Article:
Cross Stitch Patterns from Fine Art by Scarlet Quince
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Scarlet Quince

Scarlet Quince Ramblings

Cross stitch ... art ... life

February 27th, 2020

Antialiasing is a technique used to add greater realism to a digital image, or in our case, a cross stitch pattern, by smoothing jagged edges on curved lines and diagonals. This is done by by adding intermediate colors. For example, suppose you create a simple pattern of a black circle on white.

If you just use black and white, the pattern will look like this:

Antialiasing adds shades of gray to smooth out the jaggies. Now the pattern will look like this:

Much nicer!

Now when we are creating a pattern like this, we create it with a white background so that we get the antialiasing stitches, but then we take out all the white stitches, making them unstitched on the chart.  You’ll stitch light to dark gray stitches around the black area and it will make the black transition smoothly into the white fabric.  The pattern description will say “Background is not stitched.  White fabric recommended.”

What happens if you don’t use white fabric?  Suppose you had some gray fabric around, and decided to use it instead.  Now the lightest stitches, that are supposed to fade nicely into the white fabric, stick out, like this:

Not the end of the world, but not what was intended either.

A more likely case — what if you buy a pattern that we say was designed to be stitched on black, but you don’t want to stitch on black? (We know stitching is harder on black fabric but if the original background in the picture was black or dark, we might design the pattern that way — the version of Girl With a Pearl Earring where the background is not stitched, for example.) Here’s what a pattern of a medium gray circle designed to be stitched on black fabric might look like:

Notice that the antialiasing stitches are intermediate in color between the object and the fabric as before, but this time they’re darker shades of gray. Now, what if you stitch this on white fabric? It will look like this (and yes, these two pictures are identical except for the color of the background. Your perception of color is greatly affected by what it’s next to):

You might think that the dark border is kind of striking.  Here’s a picture from the gallery of Corbeille de Fleurs – Joseph Nigg.  This was the version of the pattern designed to be stitched on black, but the stitcher used white instead.  We think it looks pretty good!  You can see the dark border particularly around the yellow flowers on the left, but mostly it just makes the darker colors really pop.

If we start with an image that appears to be only two colors, such as Brer Rabbit – William Morris, antialiasing can increase the number of colors used in a confusing way. Here is the way the top left corner of Brer Rabbit looks in the fixed scale (larger) view:

It looks like it’s two colors, but the pattern description says there are 28 colors. So people either say “I would like to do the two-color version” or they say “Where is the picture of the 28-color version?” Here is a greatly enlarged piece of the apparently two-color, actually 28-color pattern:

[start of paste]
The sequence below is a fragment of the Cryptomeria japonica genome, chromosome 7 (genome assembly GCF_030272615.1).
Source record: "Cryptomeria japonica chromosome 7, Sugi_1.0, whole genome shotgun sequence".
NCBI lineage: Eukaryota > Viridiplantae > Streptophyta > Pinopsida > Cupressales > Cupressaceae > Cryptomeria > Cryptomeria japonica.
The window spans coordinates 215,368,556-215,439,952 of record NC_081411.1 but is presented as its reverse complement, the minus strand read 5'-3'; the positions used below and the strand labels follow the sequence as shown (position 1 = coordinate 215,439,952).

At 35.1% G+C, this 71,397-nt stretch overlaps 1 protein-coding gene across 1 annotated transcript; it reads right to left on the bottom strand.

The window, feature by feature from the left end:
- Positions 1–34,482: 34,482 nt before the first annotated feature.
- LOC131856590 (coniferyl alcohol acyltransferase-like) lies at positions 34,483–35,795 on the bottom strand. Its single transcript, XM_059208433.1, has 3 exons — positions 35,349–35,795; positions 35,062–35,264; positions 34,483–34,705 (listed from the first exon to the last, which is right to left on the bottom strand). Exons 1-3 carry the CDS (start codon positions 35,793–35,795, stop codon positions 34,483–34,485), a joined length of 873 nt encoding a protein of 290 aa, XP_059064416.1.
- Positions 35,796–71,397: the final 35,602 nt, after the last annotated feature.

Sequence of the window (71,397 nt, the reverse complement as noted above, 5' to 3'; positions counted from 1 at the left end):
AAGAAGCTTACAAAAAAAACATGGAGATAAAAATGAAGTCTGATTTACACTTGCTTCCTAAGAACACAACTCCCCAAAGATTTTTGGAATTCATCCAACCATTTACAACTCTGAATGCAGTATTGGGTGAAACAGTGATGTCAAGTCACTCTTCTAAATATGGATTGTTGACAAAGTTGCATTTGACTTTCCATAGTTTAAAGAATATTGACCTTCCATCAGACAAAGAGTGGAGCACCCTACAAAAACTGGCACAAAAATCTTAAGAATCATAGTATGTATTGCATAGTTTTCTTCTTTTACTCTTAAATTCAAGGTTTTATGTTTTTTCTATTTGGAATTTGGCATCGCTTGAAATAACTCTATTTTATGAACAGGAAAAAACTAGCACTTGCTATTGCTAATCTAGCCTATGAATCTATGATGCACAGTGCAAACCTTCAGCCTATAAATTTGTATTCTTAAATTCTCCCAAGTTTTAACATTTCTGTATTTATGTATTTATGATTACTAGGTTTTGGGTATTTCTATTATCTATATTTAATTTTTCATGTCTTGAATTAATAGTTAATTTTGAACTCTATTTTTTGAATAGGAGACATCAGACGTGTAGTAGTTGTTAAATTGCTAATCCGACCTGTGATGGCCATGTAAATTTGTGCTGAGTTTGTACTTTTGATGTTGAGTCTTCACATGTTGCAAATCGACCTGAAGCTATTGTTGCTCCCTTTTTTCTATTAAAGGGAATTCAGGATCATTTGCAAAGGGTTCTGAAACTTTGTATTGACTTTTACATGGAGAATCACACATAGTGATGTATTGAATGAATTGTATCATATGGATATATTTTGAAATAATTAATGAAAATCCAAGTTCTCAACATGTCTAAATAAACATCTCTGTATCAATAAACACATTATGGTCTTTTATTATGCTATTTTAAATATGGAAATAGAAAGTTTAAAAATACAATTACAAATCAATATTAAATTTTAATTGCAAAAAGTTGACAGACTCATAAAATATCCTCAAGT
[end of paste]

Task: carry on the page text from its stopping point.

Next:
All those extra colors smooth out the curves and make it look like the original print. (BTW, this kind of fabric print is made by starting with red fabric and then bleaching areas to make the design. So in the original, the red is the background, but we thought it would be more fun to stitch red on white fabric (plus white fabric is readily available and the exact shade of red is not). The pattern description does state that the white areas are not stitched, and this doesn’t seem to be a point of confusion.)

There are other two color patterns, notably Souls being Received into the Heavenly Paradise – Edward Burne-Jones, which uses 23 colors, but apparently people expect a black and white picture to have some gray, and no one has ever asked about it. It seems to be more of a leap to think that a red and white picture should have some pink.

OK, I’m rambling now.

July 2nd, 2015

How do you store your floss? Not the floss for the current project, but all the leftover floss and leftover bits of blended colors from previous projects, or projects you were going to stitch but didn’t.

For a long time, I kept all my floss in a couple of boxes. I think there was some in a plastic grocery bag too. But I got tired of digging through an increasingly large pile of floss for colors that were supposed to be there but somehow weren’t (have you ever thought you bought 5 skeins of 430 but were finally forced to conclude that you bought 5 skeins of 431 instead?).

So I tried some other things. Here they are in the order I tried them (which is also, not coincidentally, in increasing order of cost).

I had someone who was going to stitch a model for me find that she couldn’t do it and send all the materials back to me, so I had a lot of baggies with partial skeins. I decided to put ALL my floss in baggies, stick one end of a paper clip through a corner of the bag as a hanger, and then thread the paper clip onto a wire coat hanger. I filled up a couple of coat hangers and hung them in the closet. (The total cost was whatever a box of baggies costs plus a box of paper clips.) It looked fairly tidy and was out of the way, but still readily accessible. It was sort of a poor-man’s version of Floss-Away bags on binder rings. Unfortunately, it turned out that the paper clips tangled with each other so the baggies didn’t stay in order and it was hard to find the color I was looking for (and still hard to know for sure that it was or wasn’t there).